Anyway, I’d say this is irrelevant really. While the difference is presumably not as strong as between Amsterdam and Stanford there are still a billion reason why you could argue that they are different. That’s the crux here: with broader human behaviour questions studies by traditional psychology (in particular social) there are *always* context-dependencies you can argue about. There can of course context/parameter-dependencies in all fields of science but I think it’s delusional to think that this isn’t much more severe in psychology.

      It isn’t a criticism of psychology. I think it has a lot to contribute as a field but I think psychologists need to be much more wary of this catch-22 issue. If this discussion continues to be between Camp ‘Nonreplicable’ and Camp ‘Context’ it is never going to move forward. At some point a crisis in psychology turns into its stagnation.

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    6. I hope this reply gets posted in the right place: it’s to Sam’s comment about “I thought Gilbert et al. did mention the US replications – they claim that this one was successful (albeit only barely significant).”

      First, my bad, they did mention this. I was skimming the Science article prior to replying and didn’t find a mention of it, but that’s because I was assuming that the 6 problematic replications they discussed included this one, and they don’t – this replication is only mentioned in the press release. (So I choose to blame you, Sam, for bringing it up! :-))

      That said, the press release says that Amsterdam researchers “basically replicated the original result” in their U.S. sample. I guess that’s one interpretation of a p=.078 result on the original ANOVA and a p=.033 t test that was not even performed in the original. And that was only in the second bite at the cherry, once the video had been edited to remove references to Stanford (which was an initiative of the replicators). It seems like the replicators worked hard to get a significant result somehow. Hmmm, does that sound familiar?

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    7. Thanks Nick for clarifying. I must say I got very confused. What I discuss in my post is about the reply to the reply to their reply to the RPP. When I first read it I thought *this* was the Science article to be published tomorrow but it apparently is not. I didnt think it was the press release though (it didn’t read like one but like a paper). They removed the public link so maybe it won’t be published at all now. I will change the footnote to reflect this…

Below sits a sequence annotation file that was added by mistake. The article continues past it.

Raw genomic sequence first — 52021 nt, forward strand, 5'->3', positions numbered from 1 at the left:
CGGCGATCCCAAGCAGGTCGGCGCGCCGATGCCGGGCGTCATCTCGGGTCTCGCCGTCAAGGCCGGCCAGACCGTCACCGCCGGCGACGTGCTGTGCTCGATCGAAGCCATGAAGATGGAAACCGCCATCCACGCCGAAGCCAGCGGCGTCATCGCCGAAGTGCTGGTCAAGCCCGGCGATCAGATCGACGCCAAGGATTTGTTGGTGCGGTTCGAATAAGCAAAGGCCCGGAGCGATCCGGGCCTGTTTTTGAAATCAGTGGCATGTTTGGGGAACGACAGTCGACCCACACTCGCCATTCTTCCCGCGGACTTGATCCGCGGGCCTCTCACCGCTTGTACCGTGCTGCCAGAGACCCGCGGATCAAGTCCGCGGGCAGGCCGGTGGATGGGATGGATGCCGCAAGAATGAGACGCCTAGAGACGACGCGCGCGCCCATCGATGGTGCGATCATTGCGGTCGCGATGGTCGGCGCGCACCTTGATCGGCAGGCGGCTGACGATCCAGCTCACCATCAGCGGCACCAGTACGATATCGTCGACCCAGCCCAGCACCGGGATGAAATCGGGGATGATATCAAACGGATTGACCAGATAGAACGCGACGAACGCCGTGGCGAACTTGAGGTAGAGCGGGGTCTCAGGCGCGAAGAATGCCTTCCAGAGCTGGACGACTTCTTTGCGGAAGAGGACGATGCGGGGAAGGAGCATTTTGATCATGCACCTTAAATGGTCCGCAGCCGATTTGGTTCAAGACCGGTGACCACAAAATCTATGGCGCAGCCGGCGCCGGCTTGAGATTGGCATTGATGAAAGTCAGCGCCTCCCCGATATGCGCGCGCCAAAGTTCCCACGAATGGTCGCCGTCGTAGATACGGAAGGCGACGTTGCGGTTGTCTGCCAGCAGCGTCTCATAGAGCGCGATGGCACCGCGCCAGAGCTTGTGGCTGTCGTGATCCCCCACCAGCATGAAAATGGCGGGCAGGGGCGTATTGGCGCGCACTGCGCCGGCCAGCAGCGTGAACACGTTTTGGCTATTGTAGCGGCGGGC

Anyway, I think there are two issues. I don’t think we can quantify whether something replicates by looking whether or not the replication was significant. Sadly this is what everyone talked about with the RPP even though they looked at the data from all sorts of angles. Without any further information, p=0.07ish could easily mean a positive replication albeit of a much smaller true effect (which could be smaller due to publication bias). This is why we should use replication Bayes Factors (cue Alex Etz…;).

      The second issue, which I still think is actually a greater problem and which I have already mentioned in the post, is that the same problem I discuss also affects the US replications. They wouldn’t have the potential cultural and language differences but there may be a multitude of other differences. Even going back to Stanford may not work because the culture could have changed, subjects might be able to deduce the hypothesis because they have heard about it, or the effect may depend in other ways on the subject sample.

      The only thing you can conclude from these non-replications is that the effect isn’t very general. This is precisely what I’m talking about. In general psychology it seems to me like a very justified assumption that many effects are extremely fickle much moreso than say slopes in conjunction search, the dependency of the tilt illusion on eccentricity or surround orientation, or (more high level?) the Stroop effect. This is a challenge that even if not unique to social/personality psychology it is likely to be extremely strong there compared even to other parts of cognitive science and certainly moreso than biology or physics.